...[H]e showed a bag which he said contained $800 in gold, and told his host that he was going to see Mr. Luke Lott, whom he knew, and whom he had promised a visit, if he ever came to Florida, to buy bacon. He left the next morning in a bateaux, a negro being with him, for Lott's place. - Columbus Daily Enquirer, September 19, 1865.

Calhoun County as it appeared in 1860
when it still extended all the way to the
Gulf of Mexico. Ocheesee is at the top left.
The mention that Thom had gone to Florida to "buy bacon" means that he was planning to purchase a large supply of pork. He was engaged in business in Columbus and the amount would have been considerable.

Luke Lott, said by the article to have been an acquaintance of the murdered man, was a fascinating - and deadly - character.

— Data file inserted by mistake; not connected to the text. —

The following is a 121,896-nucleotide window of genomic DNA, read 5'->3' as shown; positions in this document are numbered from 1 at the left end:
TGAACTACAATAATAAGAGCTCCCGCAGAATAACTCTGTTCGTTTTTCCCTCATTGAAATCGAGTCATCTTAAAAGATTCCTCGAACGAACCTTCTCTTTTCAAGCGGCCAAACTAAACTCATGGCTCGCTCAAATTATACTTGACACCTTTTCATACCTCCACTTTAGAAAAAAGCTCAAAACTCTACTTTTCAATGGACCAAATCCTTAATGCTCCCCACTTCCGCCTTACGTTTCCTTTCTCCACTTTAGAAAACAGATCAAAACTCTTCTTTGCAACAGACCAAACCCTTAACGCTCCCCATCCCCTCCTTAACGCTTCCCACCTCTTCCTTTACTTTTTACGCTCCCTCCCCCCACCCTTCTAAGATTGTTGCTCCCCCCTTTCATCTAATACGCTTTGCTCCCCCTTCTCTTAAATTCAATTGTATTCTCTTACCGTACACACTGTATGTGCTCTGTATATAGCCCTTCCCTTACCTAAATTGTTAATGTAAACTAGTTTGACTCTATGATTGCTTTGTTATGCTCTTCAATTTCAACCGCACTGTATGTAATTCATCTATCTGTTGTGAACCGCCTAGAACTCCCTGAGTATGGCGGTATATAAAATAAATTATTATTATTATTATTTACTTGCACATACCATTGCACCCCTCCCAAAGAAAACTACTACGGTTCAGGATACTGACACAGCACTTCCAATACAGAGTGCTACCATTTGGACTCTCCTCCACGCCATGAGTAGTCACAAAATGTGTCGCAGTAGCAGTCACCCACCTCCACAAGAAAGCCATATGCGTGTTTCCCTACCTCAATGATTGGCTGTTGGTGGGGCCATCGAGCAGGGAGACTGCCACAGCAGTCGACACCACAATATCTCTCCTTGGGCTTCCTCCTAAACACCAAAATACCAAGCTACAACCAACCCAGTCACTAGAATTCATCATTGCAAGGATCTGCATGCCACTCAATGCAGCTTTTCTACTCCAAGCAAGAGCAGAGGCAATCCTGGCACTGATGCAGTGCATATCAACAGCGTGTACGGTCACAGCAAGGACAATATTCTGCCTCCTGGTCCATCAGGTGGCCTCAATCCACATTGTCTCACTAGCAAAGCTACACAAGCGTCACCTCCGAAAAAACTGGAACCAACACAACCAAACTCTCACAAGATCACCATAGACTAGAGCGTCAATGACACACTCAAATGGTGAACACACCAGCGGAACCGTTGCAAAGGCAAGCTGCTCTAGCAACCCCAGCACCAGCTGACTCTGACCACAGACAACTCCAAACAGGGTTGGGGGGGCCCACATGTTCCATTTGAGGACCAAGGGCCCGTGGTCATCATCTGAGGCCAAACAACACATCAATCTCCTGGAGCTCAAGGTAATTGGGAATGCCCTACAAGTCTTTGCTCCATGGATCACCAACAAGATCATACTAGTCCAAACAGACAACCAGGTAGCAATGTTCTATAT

He lived in northern Calhoun County between the Apalachicola and Chipola Rivers, but owned a large plantation that extended well into Jackson County. He had been successful and highly-regarded before and during the war, although there were also rumors that he had murdered one of his slaves. Lott was the captain of the Calhoun County Home Guard unit and military records indicate that he was a friend of Governor John Milton. 

He was a pro-secession "fire eater" - to use the terminology of the day - and became a bitter enemy of the "Carpetbaggers" (Northerners who moved South) and "Scalawags" (Southern political allies of the Carpetbaggers) who controlled Florida during the Reconstruction era. He was, in fact, later accused of becoming an armed assassin.